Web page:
Publications

Close relationships and adjustments to a life crisis: The case of breast cancer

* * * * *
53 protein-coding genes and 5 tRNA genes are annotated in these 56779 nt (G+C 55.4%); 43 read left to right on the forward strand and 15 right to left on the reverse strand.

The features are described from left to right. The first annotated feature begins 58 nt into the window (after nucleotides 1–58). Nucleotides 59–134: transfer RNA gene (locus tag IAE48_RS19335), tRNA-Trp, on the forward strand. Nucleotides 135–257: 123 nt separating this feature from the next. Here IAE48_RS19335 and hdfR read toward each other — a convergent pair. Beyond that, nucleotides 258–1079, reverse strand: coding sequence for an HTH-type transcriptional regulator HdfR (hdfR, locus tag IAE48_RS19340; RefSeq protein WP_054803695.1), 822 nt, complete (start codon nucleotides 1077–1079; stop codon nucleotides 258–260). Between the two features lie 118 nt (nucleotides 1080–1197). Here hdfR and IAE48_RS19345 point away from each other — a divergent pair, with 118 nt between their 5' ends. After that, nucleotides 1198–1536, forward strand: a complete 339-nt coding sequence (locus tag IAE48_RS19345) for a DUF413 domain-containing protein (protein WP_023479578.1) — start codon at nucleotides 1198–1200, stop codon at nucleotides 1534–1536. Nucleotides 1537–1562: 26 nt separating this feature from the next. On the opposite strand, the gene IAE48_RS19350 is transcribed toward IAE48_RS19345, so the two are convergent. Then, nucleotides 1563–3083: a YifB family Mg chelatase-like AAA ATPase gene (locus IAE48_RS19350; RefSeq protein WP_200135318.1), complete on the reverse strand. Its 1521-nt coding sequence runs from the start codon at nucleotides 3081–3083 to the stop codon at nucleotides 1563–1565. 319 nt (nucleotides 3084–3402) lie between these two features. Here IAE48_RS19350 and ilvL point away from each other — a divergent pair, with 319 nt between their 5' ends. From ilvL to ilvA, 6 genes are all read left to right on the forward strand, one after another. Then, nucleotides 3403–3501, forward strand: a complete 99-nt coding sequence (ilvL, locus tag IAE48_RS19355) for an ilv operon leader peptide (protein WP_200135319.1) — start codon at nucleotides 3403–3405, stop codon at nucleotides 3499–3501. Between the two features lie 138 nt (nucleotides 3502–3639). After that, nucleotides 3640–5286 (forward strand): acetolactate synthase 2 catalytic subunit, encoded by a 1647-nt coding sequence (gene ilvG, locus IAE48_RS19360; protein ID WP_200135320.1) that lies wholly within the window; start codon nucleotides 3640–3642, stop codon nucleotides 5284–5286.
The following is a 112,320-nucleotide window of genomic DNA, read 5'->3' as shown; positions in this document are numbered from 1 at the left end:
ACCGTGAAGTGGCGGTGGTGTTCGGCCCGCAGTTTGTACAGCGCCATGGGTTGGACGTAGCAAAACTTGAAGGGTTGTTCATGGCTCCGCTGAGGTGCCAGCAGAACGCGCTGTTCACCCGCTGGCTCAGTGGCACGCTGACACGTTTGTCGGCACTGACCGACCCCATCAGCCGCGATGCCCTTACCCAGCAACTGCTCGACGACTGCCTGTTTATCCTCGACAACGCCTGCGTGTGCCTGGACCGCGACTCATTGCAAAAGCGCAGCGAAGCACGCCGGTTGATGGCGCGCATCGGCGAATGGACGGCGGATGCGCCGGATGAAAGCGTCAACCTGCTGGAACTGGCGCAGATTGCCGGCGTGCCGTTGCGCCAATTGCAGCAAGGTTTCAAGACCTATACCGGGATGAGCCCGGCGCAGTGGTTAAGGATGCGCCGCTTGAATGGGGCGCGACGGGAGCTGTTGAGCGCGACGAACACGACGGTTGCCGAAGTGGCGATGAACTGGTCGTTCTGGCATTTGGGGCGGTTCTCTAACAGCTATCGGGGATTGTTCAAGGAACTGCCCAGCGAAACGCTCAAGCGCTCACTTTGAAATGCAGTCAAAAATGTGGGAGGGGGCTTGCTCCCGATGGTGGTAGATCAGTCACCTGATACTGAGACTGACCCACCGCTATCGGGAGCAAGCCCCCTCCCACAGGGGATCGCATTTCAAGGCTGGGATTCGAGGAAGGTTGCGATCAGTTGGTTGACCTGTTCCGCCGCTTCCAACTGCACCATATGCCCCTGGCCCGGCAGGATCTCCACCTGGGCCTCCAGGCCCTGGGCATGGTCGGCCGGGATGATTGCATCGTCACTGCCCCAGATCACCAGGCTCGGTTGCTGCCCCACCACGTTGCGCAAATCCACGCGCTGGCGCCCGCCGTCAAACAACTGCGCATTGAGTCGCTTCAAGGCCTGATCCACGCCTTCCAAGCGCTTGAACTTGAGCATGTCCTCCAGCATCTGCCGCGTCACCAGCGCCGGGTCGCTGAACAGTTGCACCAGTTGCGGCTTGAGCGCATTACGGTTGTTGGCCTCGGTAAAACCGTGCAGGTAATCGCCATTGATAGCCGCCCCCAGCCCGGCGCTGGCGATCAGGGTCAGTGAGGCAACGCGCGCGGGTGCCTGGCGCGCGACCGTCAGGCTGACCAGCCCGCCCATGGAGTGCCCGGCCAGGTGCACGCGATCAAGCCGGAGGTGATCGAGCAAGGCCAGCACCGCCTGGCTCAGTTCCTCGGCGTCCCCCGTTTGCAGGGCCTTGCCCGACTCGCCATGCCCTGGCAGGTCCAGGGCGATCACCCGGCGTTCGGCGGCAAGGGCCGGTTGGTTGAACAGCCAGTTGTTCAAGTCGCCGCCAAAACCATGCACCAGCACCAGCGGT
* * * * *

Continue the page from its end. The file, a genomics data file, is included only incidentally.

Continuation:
When life crises occur significant others are thought to help alleviate distress and resolve practical problems. Yet life crises may overwhelm significant others, eroding their ability to provide effective support. The accuracy of these contrasting accounts of relationship functioning was evaluated in a study of 102 breast cancer patients and their significant others, interviewed at 4 and 10 months after diagnosis. Results largely confirmed the negative account of relationship functioning. Although significant others provided support in response to patients' physical impairment, they withdrew support in response to patients' emotional distress. Moreover, support from significant others did not alleviate patients' distress or promote physical recovery. These results reveal limits to the effectiveness of close relationships in times of severe stress. (PsycINFO Database Record (c) 2007 APA, all rights reserved) (from the journal abstract)